SUMMERDALE, Alabama — Residents in Central and North Baldwin gathered together on Thursday, May 7 while maintaining social distancing at home to observe the National Day of Prayer.
Both the Central Baldwin Chamber of Commerce and the North Baldwin Chamber of Commerce (sponsored by the Mayor’s Prayer Team and North Baldwin Ministerial Association) hosted online Day of Prayer observances May 6.
According to its website, nationaldayofprayer.org, the National Day of Prayer is a vital part of our heritage. Since the first call to prayer in 1775, when the Continental Congress asked the colonies to pray for wisdom in forming a nation, the call to prayer has continued through our history, including President Abraham Lincoln’s proclamation of a day of “humiliation, fasting, and prayer” in 1863.
In 1952, a joint resolution by Congress, signed by President Harry S Truman, declared an annual, National Day of Prayer. In 1988, the law was amended and signed by President Ronald Reagan, permanently setting the day as the first Thursday of every May. Each year, the president signs a proclamation, encouraging all Americans to pray on this day. Last year, all 50 state governors plus the governors of several U.S. territories signed similar proclamations.
Guest speakers Dr. Mark Foley with the Central Baldwin Chamber of Commerce’s annual Prayer Breakfast, and the Rev. Richard Harvey in North Baldwin emphasized that now more than ever prayer is needed to get through the hardships and stress caused by the COVID-19 pandemic.
Central Baldwin Chamber
The Central Baldwin Chamber of Commerce held its annual Prayer Breakfast, which was streamed live beginning at 7:30 a.m. May 6, viewed on both the Chamber’s Facebook Live feed and the Chamber’s YouTube Channel.
Foley, who served as president of the University of Mobile from 1998 until his retirement in 2016, spoke on the theme “Rope Burns” illustrated by two stories, one literal when he attempted to cut a large dead limb from a tree in his yard, securing a rope to the limb, then decided to hold onto the rope in an attempt to slowly lower the limb to the ground.
“I didn’t take into account the inertia and gravity that would be caused by the limb that was too heavy for me to handle,” he said. He lost control of the rope causing severe rope burns.
“The burns would eventually heal, but they left permanent scars that are still there despite fading over time,” Foley said.
The second story illustrated a time when Foley owned a gas station in Texas and several factors led to his business going through an economic crisis.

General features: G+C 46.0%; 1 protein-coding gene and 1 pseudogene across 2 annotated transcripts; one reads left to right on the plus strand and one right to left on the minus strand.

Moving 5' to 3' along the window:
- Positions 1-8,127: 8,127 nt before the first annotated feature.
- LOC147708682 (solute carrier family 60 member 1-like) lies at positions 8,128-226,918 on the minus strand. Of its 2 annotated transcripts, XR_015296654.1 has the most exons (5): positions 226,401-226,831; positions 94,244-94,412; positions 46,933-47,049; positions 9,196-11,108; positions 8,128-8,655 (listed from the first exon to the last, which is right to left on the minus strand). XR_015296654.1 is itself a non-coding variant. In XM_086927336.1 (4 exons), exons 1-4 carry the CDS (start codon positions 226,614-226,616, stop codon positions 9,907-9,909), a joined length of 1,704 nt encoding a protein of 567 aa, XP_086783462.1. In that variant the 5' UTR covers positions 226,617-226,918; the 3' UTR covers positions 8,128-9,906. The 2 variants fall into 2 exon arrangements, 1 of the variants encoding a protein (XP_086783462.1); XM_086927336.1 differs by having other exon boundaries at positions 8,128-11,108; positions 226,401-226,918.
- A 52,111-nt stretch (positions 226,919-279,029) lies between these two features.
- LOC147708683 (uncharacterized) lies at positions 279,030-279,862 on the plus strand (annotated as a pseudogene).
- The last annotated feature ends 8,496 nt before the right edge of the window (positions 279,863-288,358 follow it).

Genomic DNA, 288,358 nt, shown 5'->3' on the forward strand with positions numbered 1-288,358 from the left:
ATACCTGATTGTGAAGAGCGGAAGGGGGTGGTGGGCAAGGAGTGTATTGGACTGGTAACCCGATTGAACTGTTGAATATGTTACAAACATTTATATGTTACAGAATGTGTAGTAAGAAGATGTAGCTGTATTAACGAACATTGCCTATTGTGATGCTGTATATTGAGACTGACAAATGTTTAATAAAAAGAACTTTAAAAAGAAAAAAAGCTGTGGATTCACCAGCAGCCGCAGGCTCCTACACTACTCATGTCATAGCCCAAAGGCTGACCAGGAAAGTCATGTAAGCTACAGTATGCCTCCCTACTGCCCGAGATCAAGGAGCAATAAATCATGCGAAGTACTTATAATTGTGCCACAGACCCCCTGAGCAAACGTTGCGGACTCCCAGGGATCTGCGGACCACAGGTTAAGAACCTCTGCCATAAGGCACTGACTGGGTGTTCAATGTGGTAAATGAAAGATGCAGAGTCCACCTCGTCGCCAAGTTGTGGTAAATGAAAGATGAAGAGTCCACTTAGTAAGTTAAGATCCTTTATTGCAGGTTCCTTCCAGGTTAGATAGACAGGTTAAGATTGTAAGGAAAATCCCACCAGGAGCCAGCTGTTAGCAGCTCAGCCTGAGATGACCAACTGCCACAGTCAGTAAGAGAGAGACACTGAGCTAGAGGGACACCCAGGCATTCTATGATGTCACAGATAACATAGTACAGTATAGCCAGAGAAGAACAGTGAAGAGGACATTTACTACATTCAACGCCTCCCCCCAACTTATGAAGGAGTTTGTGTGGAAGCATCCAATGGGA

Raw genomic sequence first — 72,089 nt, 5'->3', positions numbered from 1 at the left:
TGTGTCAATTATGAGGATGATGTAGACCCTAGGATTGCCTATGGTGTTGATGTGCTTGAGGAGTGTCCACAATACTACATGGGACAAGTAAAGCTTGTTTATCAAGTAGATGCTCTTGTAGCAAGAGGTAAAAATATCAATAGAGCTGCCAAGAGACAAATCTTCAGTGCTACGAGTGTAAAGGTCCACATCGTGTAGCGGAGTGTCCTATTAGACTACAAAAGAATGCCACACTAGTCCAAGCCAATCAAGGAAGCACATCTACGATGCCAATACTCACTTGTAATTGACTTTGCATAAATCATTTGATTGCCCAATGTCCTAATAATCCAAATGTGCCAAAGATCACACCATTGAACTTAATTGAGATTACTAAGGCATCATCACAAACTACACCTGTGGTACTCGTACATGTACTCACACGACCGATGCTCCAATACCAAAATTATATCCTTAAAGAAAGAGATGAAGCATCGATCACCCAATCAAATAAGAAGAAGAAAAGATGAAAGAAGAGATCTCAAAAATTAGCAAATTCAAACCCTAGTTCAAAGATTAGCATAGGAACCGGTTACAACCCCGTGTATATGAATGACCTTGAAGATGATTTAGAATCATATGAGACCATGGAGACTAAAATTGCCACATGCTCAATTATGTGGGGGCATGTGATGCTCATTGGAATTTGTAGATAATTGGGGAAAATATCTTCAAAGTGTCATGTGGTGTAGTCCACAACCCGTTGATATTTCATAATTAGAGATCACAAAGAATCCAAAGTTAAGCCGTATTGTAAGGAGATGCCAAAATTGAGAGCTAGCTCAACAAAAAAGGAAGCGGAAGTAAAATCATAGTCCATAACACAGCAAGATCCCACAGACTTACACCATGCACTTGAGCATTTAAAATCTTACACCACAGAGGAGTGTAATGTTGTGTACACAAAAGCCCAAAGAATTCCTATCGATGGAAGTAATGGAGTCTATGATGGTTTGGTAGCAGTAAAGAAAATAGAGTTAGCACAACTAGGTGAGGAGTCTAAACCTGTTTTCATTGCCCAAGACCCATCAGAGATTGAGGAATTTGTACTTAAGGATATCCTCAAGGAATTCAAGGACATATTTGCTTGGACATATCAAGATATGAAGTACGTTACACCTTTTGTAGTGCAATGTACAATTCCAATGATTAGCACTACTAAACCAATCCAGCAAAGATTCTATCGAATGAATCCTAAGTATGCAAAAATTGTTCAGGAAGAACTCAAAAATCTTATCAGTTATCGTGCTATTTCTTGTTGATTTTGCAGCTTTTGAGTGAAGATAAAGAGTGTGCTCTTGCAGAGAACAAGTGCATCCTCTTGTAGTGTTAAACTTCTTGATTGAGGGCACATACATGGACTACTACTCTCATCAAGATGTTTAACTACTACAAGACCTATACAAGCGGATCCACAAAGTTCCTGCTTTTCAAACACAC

He described what he called a series of meetings with Jesus, in which, at first he laid out his grievances, and eventually would lay down his possessions, his business, his employees and his community, but he held one thing back, a Chevrolet Silverado pickup that he valued as a prized possession.
“Every time I would hand over a possession, Jesus would take it and just return my gaze without saying a word,” he said.
Eventually Jesus would take all of his possessions, Foley said.
“When he finally spoke he said, “I want you to understand that everything you have given me was already mine and I have been allowing you to hold onto them as a steward while you are on Earth,’” Foley said.
He would eventually make it through the crisis and go on to have a career in the ministry, first at the New Orleans Seminary, then at the University of Mobile.
“In my ministry I have encountered people in the Marine Corps who tell me that in the Marine Corps they learn that there are only three acceptable answers,” Foley said, ‘Yes sir, no sir and no excuses sir.’ For Jesus, I have learned there is only one acceptable answer, ‘Yes, Lord.’ Here is the point where I tell you that now is the time we need to loosen our hold on the rope and trust in God to bring us through this crisis.”
The Prayer Breakfast, presented by Wind Creek Hospitality and sponsored by several local businesses, also included a welcome from organizer Dennis Stastka, opening prayer by the Rev. Harvey Earls, pastor of Bethel Baptist Church in Robertsdale. Earls and his wife, Sarah, who is also the worship leader for the church, presented special music for the event.
Bay Minette’s Day of Prayer observance was streamed live from the Bay Minette City Hall beginning at noon May 6 on the North Baldwin Chamber of Commerce’s Facebook Live feed.
Following a welcome by Mayor Robert Wills, opening prayer and violin selection, “Sweet Hour of Prayer, presented by the Rev. Ben Reece, pastor of St. Paul United Methodist Church in Bay Minette, and scripture reading and Pledge of Allegiance by Pastor Calvin Durden of the Assembly of Praise Church in Bay Minette.
Harvey, pastor of Eastwood Baptist Church in Bay Minette, spoke on the theme “God’s Glory Across the Earth,” based on Habakkuk 2: 14.
Habakkuk, Harvey said, was a prophet and while little is known about him, what is known is that he helped lead the Israelites against the Chaldeans (also known as Babylonians), a “fierce and impetuous nation” (Habakkuk 1:6).
“Just like at that time, we are now facing a feared opponent,” Harvey said, “that we must face through faith in God to get us through.
“We’ve heard the term used a lot by officials and in the media, ‘unprecedented,’ to describe this crisis and while this is something that we have not seen in our lifetime, ‘unprecedented,’ implies that this is something that has never been seen before in the history of the world.
“I’m here to tell you that plague and war is something that has been fought through thousands of years dating back to Biblical times. It is something that our ancestors got through and we will get through it now.”
Closing prayer for the event was presented by the Rev. Chip Starnes, pastor of the First Baptist Church of Bay Minette.